273. “that kind of thinking is probably the wave of the future at this point.”

    Agreed. The only way Traditions endures is if they survive selection pressure. Women being Warriors may work up to a certain point like dice rolls do give those with generally inferior athletic stats wins.

    But compared to all-male groups. The differences will add up. In my opinion anyway. In addition to the fact of women being limiting factors of reproduction.

    But I think biology advantages men in face to face combat still. Even with gunpowder giving women more of an edge. But combat will be more intense in regards to selecting for smarts in regards to an individual soldier than before.

    Firing gun takes more cognitive load than thrusting with pointy stick after all.

  274. @Hackenschmidt

    Interesting thoughts. I do think that in Medieval Europe. In the absence of abortion and infanticide. There developed a practice of late marriage compared to other cultures where Men married often from 25-30 years of age(or even later). Courtesy of the Manorial system. And the farm only passing to men and their wives after some time has passed when the previous owners have passed away.

    Those who married or coupled too early with the opposite sex informally didn’t get that benefit as HBD chick would say:

    “those individuals who could hold off on reproducing too early would’ve been rewarded with farms, those that did not would’ve been shunned and would lose the opportunity to reproduce further; and compliancy — you didn’t rail (too much) against the man in the manor, and anyone that did wouldn’t have gotten a farm and may have, if they caused too much trouble, been shipped off to a monastery for life”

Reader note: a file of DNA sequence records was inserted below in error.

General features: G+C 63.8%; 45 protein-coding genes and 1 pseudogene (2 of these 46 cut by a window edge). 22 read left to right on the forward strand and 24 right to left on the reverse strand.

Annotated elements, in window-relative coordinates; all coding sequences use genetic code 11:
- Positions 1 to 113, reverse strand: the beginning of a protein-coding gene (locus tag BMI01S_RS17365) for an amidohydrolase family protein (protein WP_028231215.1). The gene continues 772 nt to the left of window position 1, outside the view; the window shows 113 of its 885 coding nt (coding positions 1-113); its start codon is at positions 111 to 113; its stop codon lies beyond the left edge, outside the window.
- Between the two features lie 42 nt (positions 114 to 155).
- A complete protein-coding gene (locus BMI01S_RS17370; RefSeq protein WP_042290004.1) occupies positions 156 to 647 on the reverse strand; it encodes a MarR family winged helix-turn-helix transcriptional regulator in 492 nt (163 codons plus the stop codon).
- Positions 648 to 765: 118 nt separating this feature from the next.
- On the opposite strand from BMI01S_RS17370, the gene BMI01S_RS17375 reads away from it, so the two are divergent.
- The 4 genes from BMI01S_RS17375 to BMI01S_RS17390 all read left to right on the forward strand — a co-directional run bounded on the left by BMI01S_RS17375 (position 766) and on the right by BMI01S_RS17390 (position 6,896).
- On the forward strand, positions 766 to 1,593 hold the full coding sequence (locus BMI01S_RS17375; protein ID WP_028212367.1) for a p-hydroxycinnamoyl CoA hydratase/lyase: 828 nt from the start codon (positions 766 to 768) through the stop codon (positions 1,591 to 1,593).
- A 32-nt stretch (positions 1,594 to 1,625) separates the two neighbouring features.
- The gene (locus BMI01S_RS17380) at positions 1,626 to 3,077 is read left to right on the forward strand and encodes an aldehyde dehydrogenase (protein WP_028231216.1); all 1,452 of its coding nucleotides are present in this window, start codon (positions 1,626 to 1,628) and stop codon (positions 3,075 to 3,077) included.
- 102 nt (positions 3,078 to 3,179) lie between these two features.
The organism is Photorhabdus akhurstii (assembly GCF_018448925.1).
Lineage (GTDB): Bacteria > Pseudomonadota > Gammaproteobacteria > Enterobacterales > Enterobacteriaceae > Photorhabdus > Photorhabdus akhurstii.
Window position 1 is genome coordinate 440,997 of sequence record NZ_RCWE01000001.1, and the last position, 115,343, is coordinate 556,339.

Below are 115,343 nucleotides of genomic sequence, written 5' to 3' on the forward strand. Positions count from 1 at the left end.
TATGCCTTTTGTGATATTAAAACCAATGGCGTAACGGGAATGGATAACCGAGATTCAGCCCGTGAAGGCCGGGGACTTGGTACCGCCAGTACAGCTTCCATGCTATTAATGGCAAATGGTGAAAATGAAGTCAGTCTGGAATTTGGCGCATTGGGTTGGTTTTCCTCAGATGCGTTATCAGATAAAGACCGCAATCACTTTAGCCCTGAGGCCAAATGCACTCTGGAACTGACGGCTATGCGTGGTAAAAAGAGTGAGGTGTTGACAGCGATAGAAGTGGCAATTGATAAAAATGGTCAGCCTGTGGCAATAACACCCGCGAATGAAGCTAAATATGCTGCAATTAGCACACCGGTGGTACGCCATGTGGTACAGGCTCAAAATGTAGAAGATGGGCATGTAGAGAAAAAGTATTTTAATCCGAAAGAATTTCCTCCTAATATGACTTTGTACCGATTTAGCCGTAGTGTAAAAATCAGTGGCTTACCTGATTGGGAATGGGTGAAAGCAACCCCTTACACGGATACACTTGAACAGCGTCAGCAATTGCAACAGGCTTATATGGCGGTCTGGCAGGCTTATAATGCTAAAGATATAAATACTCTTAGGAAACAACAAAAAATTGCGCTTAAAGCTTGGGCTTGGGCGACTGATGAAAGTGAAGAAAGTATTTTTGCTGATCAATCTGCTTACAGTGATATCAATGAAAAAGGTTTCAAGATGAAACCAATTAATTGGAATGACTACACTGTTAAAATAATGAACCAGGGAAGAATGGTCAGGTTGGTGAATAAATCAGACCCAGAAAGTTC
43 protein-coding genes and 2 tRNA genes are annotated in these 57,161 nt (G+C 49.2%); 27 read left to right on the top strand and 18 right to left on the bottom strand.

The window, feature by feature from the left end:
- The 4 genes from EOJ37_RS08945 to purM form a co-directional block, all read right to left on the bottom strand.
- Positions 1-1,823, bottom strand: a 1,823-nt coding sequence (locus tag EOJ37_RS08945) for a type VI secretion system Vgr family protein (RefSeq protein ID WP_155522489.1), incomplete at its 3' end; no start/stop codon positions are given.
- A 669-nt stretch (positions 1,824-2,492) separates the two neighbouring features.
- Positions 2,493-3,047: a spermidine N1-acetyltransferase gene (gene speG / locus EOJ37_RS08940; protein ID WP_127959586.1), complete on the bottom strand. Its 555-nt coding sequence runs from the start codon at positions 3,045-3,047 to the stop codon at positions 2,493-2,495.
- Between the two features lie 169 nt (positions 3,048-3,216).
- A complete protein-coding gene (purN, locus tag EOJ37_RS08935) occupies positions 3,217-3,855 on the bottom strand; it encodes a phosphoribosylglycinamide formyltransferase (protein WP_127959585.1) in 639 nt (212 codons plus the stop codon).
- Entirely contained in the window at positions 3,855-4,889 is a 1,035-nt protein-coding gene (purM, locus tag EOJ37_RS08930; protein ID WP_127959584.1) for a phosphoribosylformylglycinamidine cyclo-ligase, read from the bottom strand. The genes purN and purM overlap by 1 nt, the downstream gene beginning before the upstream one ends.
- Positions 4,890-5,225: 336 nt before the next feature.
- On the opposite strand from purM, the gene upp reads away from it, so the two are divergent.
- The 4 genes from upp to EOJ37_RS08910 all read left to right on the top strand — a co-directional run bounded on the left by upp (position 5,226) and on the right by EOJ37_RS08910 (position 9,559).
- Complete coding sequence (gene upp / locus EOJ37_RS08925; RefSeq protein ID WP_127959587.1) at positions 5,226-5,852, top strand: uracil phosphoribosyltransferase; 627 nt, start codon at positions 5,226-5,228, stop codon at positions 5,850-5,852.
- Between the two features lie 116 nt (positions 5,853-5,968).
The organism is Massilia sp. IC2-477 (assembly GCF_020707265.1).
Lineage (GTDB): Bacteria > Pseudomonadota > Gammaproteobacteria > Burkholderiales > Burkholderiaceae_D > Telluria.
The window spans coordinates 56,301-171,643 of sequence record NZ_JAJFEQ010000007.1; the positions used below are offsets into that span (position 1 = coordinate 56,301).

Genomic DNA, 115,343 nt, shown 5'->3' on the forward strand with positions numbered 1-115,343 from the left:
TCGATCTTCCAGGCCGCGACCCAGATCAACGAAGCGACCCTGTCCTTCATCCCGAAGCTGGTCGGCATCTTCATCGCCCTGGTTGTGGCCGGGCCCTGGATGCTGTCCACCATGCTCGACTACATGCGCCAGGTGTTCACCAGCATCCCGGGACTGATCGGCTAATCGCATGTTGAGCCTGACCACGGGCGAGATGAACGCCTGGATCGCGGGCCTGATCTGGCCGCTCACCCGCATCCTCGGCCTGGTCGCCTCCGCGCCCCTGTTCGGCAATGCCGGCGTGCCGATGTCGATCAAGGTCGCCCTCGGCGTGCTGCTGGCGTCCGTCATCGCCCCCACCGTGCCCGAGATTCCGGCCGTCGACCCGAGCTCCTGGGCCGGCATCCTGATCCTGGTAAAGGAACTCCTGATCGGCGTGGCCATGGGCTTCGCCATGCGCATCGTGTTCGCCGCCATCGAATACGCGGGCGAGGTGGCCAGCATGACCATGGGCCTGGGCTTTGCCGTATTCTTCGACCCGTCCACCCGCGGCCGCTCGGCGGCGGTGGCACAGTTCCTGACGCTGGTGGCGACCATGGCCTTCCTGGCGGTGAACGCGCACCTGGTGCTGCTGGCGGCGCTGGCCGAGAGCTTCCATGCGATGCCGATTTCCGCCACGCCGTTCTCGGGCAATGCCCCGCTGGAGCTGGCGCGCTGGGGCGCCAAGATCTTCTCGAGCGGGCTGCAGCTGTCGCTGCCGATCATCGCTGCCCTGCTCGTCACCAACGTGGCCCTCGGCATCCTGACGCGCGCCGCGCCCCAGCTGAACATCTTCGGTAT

In this way they lived more easily within limits in Medieval Europe compared to elsewhere. Where earlier and more universal marriage was the norm.

  275. “They’ll be armed with guns, probably semiautomatic rifles like the ones carried in the two world wars,”

    Most military rifles of the World Wars were in fact bolt action. The US started with the ’03 Springfield in World War I and was still using it at the start of World War II but switched to the semiautomatic M-1 Garand. If you ever examine one of these up close, you’ll realize very quickly that this weapon took a lot of machining operation to make, and that it took a rich country with a massive industrial base to issue something like this to troops.

    You can today find gunsmiths in Afghanistan and Pakistan who will make you a bolt action .303 caliber Lee-Enfield rifle of the type the British army issued to its infantry troops in both World Wars and for some time thereafter. The Afghans were killing Russian soldiers with these things in the 80s and they probably killed some Americans too.

Comments are closed.